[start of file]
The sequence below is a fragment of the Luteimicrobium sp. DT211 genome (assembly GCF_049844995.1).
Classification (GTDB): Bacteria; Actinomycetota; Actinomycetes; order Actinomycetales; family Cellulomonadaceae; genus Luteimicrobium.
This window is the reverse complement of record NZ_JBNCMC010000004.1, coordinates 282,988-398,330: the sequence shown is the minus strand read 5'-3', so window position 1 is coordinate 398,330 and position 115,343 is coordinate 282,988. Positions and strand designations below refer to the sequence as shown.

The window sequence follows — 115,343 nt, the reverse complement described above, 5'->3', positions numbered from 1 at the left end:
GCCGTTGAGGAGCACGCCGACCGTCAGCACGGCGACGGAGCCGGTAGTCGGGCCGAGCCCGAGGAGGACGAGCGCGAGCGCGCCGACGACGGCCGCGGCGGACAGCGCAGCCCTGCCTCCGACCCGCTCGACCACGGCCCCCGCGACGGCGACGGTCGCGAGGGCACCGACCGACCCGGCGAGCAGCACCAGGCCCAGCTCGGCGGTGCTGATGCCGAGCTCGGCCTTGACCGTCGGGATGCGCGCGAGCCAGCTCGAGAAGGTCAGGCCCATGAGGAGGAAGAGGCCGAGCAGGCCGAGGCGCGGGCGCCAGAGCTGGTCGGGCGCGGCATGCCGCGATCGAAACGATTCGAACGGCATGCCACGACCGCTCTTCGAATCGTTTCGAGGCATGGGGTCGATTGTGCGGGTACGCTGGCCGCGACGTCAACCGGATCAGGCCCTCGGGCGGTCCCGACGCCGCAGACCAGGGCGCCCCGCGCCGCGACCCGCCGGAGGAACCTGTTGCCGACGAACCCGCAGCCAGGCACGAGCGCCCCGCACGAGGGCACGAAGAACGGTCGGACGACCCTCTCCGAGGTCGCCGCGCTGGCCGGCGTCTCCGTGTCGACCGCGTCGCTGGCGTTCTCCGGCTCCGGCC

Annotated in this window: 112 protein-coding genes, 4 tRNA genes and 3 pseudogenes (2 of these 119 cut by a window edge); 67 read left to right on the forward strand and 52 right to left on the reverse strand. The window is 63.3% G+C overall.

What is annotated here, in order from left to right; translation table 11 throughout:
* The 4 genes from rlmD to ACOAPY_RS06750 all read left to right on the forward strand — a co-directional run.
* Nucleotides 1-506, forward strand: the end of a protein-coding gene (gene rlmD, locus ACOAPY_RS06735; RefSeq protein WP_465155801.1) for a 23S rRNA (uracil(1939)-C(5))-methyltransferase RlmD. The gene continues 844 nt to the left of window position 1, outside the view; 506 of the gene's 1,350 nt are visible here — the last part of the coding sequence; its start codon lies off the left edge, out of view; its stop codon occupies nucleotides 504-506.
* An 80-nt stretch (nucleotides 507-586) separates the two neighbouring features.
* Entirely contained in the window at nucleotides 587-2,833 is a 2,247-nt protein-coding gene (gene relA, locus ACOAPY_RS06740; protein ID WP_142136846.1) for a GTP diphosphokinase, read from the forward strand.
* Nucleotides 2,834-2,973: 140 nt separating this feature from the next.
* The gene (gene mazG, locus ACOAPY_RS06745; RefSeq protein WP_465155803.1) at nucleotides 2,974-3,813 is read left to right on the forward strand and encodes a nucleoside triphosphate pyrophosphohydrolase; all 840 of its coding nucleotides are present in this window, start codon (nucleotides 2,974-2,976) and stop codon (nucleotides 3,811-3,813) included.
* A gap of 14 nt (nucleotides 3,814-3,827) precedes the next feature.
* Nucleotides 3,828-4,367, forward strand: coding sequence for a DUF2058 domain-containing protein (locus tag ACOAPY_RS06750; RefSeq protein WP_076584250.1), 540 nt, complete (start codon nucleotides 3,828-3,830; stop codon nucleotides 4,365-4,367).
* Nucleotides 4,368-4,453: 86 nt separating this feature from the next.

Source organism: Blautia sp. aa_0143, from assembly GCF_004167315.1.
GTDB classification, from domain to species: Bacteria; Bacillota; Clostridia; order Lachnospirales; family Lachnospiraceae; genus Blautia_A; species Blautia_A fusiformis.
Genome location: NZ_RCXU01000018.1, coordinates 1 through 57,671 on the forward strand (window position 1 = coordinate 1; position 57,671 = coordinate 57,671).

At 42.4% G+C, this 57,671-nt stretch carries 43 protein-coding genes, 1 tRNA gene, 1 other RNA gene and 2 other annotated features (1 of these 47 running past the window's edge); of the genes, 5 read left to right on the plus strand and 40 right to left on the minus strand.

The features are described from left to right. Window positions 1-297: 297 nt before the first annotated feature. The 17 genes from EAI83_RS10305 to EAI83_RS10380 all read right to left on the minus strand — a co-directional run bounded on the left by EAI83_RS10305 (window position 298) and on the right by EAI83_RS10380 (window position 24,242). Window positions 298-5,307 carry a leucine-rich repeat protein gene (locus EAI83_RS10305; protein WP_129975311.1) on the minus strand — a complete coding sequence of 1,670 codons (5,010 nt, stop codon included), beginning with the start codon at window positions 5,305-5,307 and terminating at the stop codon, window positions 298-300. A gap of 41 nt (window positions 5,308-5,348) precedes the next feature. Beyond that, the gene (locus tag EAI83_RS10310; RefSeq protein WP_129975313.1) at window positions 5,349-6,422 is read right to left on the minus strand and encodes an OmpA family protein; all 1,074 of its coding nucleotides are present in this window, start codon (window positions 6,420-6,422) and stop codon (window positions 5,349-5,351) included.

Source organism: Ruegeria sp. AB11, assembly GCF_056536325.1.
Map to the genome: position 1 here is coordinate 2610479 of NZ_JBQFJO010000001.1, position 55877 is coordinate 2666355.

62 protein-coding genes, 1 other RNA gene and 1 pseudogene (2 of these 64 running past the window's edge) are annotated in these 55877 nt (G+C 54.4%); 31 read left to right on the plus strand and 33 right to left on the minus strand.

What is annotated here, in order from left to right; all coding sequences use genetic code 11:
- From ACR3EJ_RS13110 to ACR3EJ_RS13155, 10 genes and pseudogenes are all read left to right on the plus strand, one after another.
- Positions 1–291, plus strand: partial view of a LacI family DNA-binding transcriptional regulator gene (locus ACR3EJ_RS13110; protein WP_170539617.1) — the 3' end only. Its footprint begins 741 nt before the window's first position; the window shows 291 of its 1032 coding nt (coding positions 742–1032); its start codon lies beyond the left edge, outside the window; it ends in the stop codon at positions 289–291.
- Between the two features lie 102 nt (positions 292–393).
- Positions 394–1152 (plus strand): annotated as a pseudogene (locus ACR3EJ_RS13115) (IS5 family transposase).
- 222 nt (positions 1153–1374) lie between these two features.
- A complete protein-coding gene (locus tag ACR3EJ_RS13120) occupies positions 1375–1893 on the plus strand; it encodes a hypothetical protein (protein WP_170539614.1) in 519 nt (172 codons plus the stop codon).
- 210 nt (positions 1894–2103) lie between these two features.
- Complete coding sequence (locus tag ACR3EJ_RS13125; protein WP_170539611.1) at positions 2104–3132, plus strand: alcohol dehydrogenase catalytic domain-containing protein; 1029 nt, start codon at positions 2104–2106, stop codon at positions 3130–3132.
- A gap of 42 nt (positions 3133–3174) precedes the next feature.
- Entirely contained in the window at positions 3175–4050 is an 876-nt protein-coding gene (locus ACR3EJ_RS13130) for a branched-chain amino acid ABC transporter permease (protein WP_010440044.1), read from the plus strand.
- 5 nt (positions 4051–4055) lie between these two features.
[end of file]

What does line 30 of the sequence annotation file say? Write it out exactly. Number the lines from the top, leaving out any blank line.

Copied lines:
- 222 nt (positions 1153–1374) lie between these two features.